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Navigating Canada’s New Anti-Forced Labour Supply Chain Law: A Guide for Businesses

Michael Glionna, PRESIDENT

By:

Michael Glionna

President

Canada has taken a critical step towards tackling forced labour and child labour within the supply chains by introducing new legislation known as “An Act to enact the Fighting Against Forced Labour and Child Labour in Supply Chains Act and to amend the Customs Tariff,” also referred to as Bill S211. This act aims to ensure that businesses take proactive measures towards establishing an ethical and responsible trade environment.

Overview of Bill S211

On May 11, 2023, the bill received Royal Assent and became effective from January 1, 2024. The new law requires certain organizations to submit annual reports detailing the measures they have taken to prevent forced or child labour in their business operations and supply chains. These reports, covering the previous fiscal year’s activities, are due on May 31 of each year.

Who Needs to Comply?

The act categorizes entities required to comply based on several criteria. These entities include corporations, trusts, partnerships, or other unincorporated organizations that:

  • Are listed on a Canadian stock exchange;
  • Have a business presence in Canada, conduct business in Canada, or possess assets in Canada and meet at least two of the following conditions for one of their two most recent financial years:
    • At least $20 million in assets;
    • At least $40 million in revenue;
    • An average of at least 250 employees.

Furthermore, the legislation applies to entities involved in:

  • Producing, selling, or distributing goods in Canada or elsewhere;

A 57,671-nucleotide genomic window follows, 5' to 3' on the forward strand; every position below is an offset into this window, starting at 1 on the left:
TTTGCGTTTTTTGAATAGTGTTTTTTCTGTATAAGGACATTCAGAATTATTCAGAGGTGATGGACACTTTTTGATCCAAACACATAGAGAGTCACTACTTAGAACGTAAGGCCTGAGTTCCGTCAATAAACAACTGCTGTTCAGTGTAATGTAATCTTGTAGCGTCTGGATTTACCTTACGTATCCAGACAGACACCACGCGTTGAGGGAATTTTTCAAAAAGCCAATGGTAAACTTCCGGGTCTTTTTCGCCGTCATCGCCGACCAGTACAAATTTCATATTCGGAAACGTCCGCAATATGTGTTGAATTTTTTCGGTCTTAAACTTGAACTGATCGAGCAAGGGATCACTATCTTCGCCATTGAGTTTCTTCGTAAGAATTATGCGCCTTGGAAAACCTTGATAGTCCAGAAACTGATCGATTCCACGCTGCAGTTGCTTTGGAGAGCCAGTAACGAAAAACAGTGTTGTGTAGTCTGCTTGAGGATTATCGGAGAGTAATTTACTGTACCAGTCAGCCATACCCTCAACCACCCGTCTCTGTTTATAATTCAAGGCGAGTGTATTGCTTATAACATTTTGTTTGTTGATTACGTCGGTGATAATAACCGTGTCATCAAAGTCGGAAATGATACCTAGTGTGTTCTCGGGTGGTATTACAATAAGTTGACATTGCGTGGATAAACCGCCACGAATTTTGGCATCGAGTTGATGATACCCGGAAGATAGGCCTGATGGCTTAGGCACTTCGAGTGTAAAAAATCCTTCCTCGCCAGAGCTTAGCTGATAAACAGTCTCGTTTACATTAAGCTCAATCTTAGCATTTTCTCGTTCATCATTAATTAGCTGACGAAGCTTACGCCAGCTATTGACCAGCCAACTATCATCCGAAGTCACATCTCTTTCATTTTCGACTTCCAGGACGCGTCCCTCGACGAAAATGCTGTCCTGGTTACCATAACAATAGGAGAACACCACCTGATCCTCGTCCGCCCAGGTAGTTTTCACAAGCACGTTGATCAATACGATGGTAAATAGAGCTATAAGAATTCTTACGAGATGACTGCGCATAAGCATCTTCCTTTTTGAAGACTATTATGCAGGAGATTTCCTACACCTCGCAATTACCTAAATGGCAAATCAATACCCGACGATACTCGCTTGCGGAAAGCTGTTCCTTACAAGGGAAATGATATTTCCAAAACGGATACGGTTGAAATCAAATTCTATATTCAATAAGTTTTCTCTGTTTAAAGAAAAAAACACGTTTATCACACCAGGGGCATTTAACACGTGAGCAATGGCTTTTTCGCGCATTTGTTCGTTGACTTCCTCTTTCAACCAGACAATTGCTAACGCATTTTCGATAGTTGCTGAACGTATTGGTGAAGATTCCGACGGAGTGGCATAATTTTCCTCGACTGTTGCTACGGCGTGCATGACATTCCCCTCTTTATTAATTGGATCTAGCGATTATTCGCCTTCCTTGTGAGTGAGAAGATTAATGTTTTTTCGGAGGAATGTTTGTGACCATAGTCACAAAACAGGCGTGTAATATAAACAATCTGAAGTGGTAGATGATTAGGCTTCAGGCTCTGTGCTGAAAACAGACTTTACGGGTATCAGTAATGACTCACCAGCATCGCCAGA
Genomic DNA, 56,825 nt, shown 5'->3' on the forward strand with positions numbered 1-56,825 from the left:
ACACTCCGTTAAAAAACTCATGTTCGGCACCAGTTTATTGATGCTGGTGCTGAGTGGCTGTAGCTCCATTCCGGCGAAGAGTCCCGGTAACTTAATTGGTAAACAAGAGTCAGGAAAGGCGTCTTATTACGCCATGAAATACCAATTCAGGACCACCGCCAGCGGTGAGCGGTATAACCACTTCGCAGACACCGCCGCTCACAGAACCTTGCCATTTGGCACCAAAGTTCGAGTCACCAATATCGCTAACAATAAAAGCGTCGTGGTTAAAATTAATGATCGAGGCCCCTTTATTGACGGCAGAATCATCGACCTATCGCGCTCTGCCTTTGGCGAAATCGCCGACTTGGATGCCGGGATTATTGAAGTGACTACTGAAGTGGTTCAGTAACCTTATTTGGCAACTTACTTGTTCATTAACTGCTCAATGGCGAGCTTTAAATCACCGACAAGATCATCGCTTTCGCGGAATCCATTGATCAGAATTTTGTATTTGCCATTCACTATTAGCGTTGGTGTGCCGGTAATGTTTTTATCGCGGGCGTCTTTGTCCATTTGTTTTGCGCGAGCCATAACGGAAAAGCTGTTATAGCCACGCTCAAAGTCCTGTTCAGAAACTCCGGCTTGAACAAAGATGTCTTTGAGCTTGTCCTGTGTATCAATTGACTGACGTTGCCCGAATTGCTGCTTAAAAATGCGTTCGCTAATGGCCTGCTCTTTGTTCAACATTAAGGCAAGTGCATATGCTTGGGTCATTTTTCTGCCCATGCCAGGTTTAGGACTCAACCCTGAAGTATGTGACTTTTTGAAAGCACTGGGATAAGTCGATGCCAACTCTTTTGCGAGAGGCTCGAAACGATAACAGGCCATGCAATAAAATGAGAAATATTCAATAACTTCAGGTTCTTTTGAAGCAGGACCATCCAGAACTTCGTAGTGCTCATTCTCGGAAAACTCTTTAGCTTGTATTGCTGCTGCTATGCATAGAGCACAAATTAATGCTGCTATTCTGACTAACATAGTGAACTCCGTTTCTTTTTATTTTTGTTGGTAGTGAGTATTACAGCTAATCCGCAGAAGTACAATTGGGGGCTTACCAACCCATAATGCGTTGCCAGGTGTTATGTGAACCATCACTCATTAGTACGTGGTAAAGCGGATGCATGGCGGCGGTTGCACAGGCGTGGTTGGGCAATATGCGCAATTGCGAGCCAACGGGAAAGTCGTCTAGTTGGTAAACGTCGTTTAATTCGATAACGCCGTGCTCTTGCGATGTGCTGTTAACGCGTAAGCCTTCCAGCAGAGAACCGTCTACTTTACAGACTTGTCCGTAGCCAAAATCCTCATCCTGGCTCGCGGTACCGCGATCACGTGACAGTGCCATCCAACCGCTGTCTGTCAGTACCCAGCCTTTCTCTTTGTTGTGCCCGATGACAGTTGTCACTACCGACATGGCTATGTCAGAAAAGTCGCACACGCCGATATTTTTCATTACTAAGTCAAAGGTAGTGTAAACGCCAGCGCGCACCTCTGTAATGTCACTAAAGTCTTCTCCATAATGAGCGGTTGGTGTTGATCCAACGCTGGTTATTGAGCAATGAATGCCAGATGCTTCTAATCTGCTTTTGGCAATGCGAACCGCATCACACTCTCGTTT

• Importing goods into Canada that were produced outside the country;
  • Controlling an entity engaged in any of the activities mentioned above.

Reporting Requirements

The annual report must detail:

  • The entity’s structure, activities, and supply chains;
  • Policies and due diligence processes concerning forced and child labour;
  • Business and supply chain segments at risk of utilizing forced or child labour and the actions taken to manage these risks;
  • Measures implemented to remedy any instances of forced or child labour;
  • Actions taken to compensate for income loss among vulnerable families due to measures against forced or child labour;
  • Training provided to employees on identifying and preventing forced and child labour;
  • Methods used by the entity to evaluate its effectiveness in ensuring its business and supply chains are free from forced and child labour.

Accessibility of Reports

To ensure transparency, submitted reports will be accessible in two ways:

  • Through an electronic registry on Public Safety Canada’s website,
  • On a prominent location on the reporting entity’s or government institution’s website.

Further Information and Resources

If businesses want to understand the full implications of Bill S211 and ensure compliance, they can refer to the official resources provided by the Government of Canada’s Public Safety and read the text of Bill S211 itself. For personalized guidance, entities can contact Brian Rowe, Director of Customs Compliance & Regulatory Affairs.

This legislation is a significant step in Canada’s efforts to eliminate forced and child labour from global supply chains. It reflects a growing commitment to ethical business practices and the protection of human rights.

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